After graduating with a degree in agricultural engineering 12 years ago, Rizkallah started driving a taxi. He thought it would be only temporary _ the government guarantees every Egyptian university graduate a civil service job, but waits can be long.

For Rizkallah, an opening in the Agriculture Ministry came four years after graduation. But the salary was less than the $170 he makes each month as a driver.

``Every day, I curse the drivers around me. Then, at night, when I get home, I curse myself,″ he says.

First chance he gets, Rizkallah is headed for New York to join his cousin Mamdouh.

``Even driving a cab there is better than this,″ he says, swerving and blasting the horn as a young man darts into the street. ``I wonder how hard it is to get a license there.″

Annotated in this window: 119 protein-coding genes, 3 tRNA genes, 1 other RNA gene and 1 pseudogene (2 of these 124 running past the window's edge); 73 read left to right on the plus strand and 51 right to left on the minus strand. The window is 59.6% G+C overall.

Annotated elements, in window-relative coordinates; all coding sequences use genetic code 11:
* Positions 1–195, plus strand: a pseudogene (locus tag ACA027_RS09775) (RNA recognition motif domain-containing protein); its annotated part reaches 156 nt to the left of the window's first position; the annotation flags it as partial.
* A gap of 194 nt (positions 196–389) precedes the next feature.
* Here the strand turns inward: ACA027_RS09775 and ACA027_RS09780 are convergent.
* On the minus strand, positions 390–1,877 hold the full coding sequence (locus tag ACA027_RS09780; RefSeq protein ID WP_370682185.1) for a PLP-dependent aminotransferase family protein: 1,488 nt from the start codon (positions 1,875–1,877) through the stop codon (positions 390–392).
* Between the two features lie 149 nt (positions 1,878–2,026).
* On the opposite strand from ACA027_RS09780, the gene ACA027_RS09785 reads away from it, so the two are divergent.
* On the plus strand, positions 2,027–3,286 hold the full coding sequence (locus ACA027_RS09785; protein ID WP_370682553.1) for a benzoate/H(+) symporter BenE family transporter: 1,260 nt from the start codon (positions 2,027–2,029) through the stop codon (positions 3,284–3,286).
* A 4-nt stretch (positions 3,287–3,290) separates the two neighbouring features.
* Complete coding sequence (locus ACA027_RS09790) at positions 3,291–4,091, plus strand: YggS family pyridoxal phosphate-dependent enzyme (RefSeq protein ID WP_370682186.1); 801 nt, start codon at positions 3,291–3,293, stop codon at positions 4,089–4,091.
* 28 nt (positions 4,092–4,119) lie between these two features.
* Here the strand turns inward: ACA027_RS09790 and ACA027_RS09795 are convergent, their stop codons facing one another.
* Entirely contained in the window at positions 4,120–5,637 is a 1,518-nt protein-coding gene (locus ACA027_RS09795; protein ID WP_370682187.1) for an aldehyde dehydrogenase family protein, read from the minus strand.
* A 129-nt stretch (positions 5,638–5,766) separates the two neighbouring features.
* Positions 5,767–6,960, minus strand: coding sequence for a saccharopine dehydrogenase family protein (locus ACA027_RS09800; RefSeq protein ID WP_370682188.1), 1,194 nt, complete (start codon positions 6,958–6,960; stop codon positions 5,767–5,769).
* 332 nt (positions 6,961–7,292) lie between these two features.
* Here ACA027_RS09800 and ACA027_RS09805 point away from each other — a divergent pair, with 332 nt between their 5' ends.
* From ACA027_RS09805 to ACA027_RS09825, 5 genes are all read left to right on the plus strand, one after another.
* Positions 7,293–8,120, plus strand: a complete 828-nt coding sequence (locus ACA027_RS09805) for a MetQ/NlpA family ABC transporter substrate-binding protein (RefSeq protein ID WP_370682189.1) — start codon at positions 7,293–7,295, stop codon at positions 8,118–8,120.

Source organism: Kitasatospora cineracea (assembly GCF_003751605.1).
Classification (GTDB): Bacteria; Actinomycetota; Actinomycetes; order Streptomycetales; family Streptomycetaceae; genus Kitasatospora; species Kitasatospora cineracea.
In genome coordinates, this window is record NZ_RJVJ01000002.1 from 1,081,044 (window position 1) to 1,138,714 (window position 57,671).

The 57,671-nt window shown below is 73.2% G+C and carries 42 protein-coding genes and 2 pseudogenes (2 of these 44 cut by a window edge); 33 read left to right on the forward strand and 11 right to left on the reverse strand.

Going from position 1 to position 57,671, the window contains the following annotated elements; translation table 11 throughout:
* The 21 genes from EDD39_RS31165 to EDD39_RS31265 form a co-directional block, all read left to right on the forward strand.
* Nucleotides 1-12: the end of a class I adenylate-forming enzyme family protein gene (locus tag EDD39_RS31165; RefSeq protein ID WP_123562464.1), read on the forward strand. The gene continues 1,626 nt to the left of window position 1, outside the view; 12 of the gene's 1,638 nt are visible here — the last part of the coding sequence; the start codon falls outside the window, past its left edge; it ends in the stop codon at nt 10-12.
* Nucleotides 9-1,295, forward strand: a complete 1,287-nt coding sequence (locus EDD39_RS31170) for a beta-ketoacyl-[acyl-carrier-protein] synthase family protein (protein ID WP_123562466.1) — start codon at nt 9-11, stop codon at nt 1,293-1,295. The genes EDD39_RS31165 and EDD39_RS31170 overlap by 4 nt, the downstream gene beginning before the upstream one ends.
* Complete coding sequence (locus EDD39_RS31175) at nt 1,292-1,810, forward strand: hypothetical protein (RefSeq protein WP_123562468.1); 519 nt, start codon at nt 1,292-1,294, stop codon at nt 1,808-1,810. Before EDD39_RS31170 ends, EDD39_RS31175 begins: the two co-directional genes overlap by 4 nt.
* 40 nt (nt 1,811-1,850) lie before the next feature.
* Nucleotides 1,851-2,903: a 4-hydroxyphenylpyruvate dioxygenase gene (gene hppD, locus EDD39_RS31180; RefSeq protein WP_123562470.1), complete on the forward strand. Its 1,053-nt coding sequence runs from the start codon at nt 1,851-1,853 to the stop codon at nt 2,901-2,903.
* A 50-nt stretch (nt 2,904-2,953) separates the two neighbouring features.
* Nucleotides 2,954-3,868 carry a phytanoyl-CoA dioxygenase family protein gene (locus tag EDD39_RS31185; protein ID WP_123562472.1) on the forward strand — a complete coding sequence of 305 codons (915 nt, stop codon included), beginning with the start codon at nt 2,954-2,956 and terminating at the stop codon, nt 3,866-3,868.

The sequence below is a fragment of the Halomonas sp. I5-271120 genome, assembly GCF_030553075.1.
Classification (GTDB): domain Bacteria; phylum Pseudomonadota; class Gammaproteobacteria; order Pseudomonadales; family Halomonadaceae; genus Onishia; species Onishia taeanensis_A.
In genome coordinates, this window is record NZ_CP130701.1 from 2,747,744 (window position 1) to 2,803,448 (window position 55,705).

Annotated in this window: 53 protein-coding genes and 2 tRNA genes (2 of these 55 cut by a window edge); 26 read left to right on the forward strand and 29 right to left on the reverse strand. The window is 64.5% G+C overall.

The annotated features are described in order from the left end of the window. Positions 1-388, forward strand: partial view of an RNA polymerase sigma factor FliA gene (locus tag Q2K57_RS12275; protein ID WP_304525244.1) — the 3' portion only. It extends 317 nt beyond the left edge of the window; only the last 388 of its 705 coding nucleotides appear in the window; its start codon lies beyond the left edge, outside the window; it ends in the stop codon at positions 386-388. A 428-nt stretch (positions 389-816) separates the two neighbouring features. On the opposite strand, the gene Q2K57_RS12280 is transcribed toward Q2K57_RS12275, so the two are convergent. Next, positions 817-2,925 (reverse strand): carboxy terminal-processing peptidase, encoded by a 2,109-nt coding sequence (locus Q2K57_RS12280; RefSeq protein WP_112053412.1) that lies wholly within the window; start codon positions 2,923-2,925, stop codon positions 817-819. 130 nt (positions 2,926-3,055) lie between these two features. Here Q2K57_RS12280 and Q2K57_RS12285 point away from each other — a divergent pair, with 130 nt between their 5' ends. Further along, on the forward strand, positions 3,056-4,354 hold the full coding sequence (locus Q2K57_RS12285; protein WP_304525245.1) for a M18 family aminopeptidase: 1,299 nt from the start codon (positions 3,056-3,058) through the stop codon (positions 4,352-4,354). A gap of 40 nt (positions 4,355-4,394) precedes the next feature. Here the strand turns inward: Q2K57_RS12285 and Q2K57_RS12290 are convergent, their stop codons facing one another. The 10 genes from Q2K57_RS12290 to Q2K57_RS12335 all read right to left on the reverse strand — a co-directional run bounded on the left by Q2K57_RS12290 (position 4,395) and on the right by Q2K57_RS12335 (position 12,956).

Amr Karim isn’t interested in a license.

Karim is an unlicensed tour guide, or ``khartiya,″ and much more. Need some drugs, a woman, a friend? Amr’s your man.

What he needs is a wife, and he says Egyptian women need not apply.

Leaning against the wall of a travel office, Karim explains his game. He targets young, unattached foreign women and tries to befriend them in hopes a relationship will blossom and lead to marriage and, in turn, a permanent honeymoon abroad.

Rejection is the norm. But faced with few options and a desire to get away ``from a lousy life in Egypt,″ Karim is willing to endure the brushoffs.

Squinting into the afternoon sun, he spots a young brunette walking down the street.

``Excuse me! Excuse me!″ he says. ``Where are you from? Italy! I’ve always wanted to go to Italy!″

Walking away with the young woman, he’s beaming, all charm. But the woman breaks free and turns the corner. Fifteen minutes later, another potential ticket out of Egypt appears.

``Excuse me! Excuse me! Where are you from? Germany! I’ve always wanted to go to Germany.″